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Co-operation on regional and global issues

31 - Relations with the US on Asia

Grade: B-
Unity 3/5
Resources 2/5
Outcome 7/10
Total 12/20

Although the US was pre-occupied by the Middle East in 2013, its long-term intention is to rebalance towards East Asia. Meanwhile, Europe is deepening its own strategic engagement with the region. 

At first glance, the gap between Europe and the US on the rebalancing towards Asia narrowed in 2013 as the Obama administration executed a shift of its own back towards the Middle East. In particular, Secretary of State John Kerry made the Middle East the centrepiece of his foreign policy and appeared relatively uninterested in East Asia. But despite Kerry’s focus on the Middle East, the broader trend of rebalancing continued, driven largely by the Defense Department and the White House. In fact, the aim of the intensified US diplomacy in the Middle East was to fix specific problems in the region – such as the Iranian nuclear programme and the Israel–Palestine peace process – in order to dramatically reduce or at the very least reshape its role. Thus, in the medium to long term, the intention is still to rebalance US engagement towards East Asia.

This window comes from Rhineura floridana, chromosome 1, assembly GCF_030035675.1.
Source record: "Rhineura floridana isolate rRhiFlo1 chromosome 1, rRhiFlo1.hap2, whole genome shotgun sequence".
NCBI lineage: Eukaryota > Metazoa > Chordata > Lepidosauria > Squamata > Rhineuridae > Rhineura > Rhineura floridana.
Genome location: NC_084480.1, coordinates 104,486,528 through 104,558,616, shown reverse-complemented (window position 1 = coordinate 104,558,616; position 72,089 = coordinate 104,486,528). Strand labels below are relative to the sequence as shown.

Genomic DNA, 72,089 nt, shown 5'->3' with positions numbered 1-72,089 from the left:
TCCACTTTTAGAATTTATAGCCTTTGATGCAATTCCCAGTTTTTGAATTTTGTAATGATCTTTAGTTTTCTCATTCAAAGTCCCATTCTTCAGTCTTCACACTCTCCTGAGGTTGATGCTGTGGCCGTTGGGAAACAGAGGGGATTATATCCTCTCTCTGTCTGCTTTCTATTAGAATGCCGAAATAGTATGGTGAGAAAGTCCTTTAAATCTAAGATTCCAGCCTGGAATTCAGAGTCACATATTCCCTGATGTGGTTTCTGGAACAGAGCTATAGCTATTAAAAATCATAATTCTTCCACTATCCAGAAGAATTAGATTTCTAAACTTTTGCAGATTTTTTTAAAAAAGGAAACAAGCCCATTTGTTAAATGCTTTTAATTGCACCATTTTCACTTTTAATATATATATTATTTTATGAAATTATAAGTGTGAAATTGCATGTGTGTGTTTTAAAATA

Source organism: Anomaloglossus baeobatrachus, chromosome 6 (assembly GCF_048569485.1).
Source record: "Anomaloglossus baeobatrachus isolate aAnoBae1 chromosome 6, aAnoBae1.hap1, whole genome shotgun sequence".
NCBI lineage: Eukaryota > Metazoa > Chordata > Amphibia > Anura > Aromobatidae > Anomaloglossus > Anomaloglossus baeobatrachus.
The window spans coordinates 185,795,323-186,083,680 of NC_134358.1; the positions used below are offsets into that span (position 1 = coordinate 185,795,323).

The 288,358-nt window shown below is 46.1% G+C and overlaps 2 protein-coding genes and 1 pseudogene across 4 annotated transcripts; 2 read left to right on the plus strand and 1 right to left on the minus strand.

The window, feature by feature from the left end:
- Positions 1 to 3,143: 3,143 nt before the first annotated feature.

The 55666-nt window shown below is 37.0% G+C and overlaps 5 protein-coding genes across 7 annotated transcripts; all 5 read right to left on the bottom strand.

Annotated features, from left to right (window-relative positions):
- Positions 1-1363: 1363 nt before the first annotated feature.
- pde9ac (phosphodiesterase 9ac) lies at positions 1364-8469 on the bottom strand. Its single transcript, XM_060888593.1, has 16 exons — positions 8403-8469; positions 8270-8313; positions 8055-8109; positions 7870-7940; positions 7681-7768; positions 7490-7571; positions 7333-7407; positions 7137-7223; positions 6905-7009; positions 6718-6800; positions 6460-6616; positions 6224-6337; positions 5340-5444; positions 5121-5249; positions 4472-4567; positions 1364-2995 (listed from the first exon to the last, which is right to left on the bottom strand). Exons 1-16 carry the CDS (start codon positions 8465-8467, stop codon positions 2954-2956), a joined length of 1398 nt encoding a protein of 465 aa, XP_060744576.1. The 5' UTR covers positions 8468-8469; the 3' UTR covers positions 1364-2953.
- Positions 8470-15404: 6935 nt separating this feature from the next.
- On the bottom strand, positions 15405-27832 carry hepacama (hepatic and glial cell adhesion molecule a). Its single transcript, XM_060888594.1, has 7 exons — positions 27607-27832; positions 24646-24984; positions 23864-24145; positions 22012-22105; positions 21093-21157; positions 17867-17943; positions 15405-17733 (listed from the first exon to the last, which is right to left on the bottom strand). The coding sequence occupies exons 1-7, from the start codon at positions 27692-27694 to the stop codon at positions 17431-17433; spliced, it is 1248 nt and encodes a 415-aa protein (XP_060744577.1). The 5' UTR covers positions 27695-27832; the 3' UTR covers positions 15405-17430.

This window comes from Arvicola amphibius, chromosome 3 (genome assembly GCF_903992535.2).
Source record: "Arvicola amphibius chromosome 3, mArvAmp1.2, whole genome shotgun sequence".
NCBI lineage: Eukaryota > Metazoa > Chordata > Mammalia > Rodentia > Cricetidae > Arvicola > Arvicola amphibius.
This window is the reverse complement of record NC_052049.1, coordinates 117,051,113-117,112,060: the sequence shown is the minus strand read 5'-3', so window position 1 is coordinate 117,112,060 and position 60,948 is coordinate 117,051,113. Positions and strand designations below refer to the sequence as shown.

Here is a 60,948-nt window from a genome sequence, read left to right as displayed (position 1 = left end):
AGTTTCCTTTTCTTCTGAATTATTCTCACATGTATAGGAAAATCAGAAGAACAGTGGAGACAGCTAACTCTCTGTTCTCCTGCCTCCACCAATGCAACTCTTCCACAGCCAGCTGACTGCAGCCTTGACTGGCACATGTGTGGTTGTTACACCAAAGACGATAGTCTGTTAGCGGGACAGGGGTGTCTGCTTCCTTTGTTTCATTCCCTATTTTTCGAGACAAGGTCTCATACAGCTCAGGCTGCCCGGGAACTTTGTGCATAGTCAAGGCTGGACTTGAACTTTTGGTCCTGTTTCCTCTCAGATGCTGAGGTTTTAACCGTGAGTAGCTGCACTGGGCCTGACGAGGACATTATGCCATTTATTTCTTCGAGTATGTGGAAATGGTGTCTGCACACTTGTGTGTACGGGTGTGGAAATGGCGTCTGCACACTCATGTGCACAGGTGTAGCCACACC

Europe increasingly recognises that it has a stake in a successful US rebalancing towards Asia. For instance, an inadvertent conflict between China and Japan would directly threaten the global economy and the post-World War II international order. On the economic front, if the Obama administration cannot secure Trade Promotion Authority to finalise and ratify TPP, it may be impossible to ratify TTIP. Thus Europeans continue to look for ways to increase their co-operation with the US in Asia. The leaders of several EU member states, including France, pushed the issue of Asia in meetings with their American counterparts. The Netherlands pushed to include Asia in the Working Party on Transatlantic Relations (COTRA). High Representative Catherine Ashton visited East Asia five times (compared to three visits by Kerry).Nevertheless, much remains to be done. In time, the refocusing of US diplomacy on the Middle East may well be seen as a temporary diversion from the strategic shift towards Asia.